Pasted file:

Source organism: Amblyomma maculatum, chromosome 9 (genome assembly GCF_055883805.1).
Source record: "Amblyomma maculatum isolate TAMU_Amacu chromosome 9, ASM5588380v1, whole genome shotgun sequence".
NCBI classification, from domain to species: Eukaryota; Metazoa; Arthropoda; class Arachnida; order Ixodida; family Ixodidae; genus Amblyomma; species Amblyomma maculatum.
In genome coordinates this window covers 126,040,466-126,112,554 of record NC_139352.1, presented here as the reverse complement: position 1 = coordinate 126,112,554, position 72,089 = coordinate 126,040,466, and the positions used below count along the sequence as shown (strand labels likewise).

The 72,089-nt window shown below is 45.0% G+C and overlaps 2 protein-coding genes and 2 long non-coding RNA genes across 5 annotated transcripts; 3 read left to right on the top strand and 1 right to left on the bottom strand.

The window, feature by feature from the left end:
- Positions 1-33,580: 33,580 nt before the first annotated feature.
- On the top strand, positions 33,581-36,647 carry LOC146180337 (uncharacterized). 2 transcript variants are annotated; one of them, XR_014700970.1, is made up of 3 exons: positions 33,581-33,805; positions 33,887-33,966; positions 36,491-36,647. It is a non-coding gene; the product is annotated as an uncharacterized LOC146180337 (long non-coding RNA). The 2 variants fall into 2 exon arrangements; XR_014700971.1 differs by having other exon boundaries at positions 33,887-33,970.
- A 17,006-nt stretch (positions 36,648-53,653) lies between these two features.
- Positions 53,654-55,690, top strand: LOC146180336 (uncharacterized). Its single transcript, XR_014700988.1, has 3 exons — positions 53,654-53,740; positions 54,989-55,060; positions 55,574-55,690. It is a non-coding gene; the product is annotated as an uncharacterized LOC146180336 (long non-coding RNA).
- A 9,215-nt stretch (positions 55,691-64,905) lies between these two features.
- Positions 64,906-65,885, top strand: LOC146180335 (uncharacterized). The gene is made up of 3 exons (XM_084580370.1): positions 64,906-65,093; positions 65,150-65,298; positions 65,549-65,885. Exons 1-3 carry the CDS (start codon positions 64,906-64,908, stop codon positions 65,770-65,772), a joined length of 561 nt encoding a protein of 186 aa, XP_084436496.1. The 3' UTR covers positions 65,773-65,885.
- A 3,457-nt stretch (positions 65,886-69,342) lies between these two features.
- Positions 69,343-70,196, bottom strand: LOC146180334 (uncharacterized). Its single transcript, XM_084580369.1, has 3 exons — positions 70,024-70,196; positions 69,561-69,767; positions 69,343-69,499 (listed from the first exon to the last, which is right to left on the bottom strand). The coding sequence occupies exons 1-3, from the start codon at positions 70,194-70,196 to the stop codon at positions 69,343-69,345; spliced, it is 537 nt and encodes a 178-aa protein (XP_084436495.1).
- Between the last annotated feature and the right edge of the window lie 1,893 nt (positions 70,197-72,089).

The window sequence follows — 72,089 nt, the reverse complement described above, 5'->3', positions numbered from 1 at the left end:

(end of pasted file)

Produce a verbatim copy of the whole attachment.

Source organism: Amblyomma maculatum, chromosome 9 (genome assembly GCF_055883805.1).
Source record: "Amblyomma maculatum isolate TAMU_Amacu chromosome 9, ASM5588380v1, whole genome shotgun sequence".
NCBI classification, from domain to species: Eukaryota; Metazoa; Arthropoda; class Arachnida; order Ixodida; family Ixodidae; genus Amblyomma; species Amblyomma maculatum.
In genome coordinates this window covers 126,040,466-126,112,554 of record NC_139352.1, presented here as the reverse complement: position 1 = coordinate 126,112,554, position 72,089 = coordinate 126,040,466, and the positions used below count along the sequence as shown (strand labels likewise).

The 72,089-nt window shown below is 45.0% G+C and overlaps 2 protein-coding genes and 2 long non-coding RNA genes across 5 annotated transcripts; 3 read left to right on the top strand and 1 right to left on the bottom strand.

The window, feature by feature from the left end:
- Positions 1-33,580: 33,580 nt before the first annotated feature.
- On the top strand, positions 33,581-36,647 carry LOC146180337 (uncharacterized). 2 transcript variants are annotated; one of them, XR_014700970.1, is made up of 3 exons: positions 33,581-33,805; positions 33,887-33,966; positions 36,491-36,647. It is a non-coding gene; the product is annotated as an uncharacterized LOC146180337 (long non-coding RNA). The 2 variants fall into 2 exon arrangements; XR_014700971.1 differs by having other exon boundaries at positions 33,887-33,970.
- A 17,006-nt stretch (positions 36,648-53,653) lies between these two features.
- Positions 53,654-55,690, top strand: LOC146180336 (uncharacterized). Its single transcript, XR_014700988.1, has 3 exons — positions 53,654-53,740; positions 54,989-55,060; positions 55,574-55,690. It is a non-coding gene; the product is annotated as an uncharacterized LOC146180336 (long non-coding RNA).
- A 9,215-nt stretch (positions 55,691-64,905) lies between these two features.
- Positions 64,906-65,885, top strand: LOC146180335 (uncharacterized). The gene is made up of 3 exons (XM_084580370.1): positions 64,906-65,093; positions 65,150-65,298; positions 65,549-65,885. Exons 1-3 carry the CDS (start codon positions 64,906-64,908, stop codon positions 65,770-65,772), a joined length of 561 nt encoding a protein of 186 aa, XP_084436496.1. The 3' UTR covers positions 65,773-65,885.
- A 3,457-nt stretch (positions 65,886-69,342) lies between these two features.
- Positions 69,343-70,196, bottom strand: LOC146180334 (uncharacterized). Its single transcript, XM_084580369.1, has 3 exons — positions 70,024-70,196; positions 69,561-69,767; positions 69,343-69,499 (listed from the first exon to the last, which is right to left on the bottom strand). The coding sequence occupies exons 1-3, from the start codon at positions 70,194-70,196 to the stop codon at positions 69,343-69,345; spliced, it is 537 nt and encodes a 178-aa protein (XP_084436495.1).
- Between the last annotated feature and the right edge of the window lie 1,893 nt (positions 70,197-72,089).

The window sequence follows — 72,089 nt, the reverse complement described above, 5'->3', positions numbered from 1 at the left end: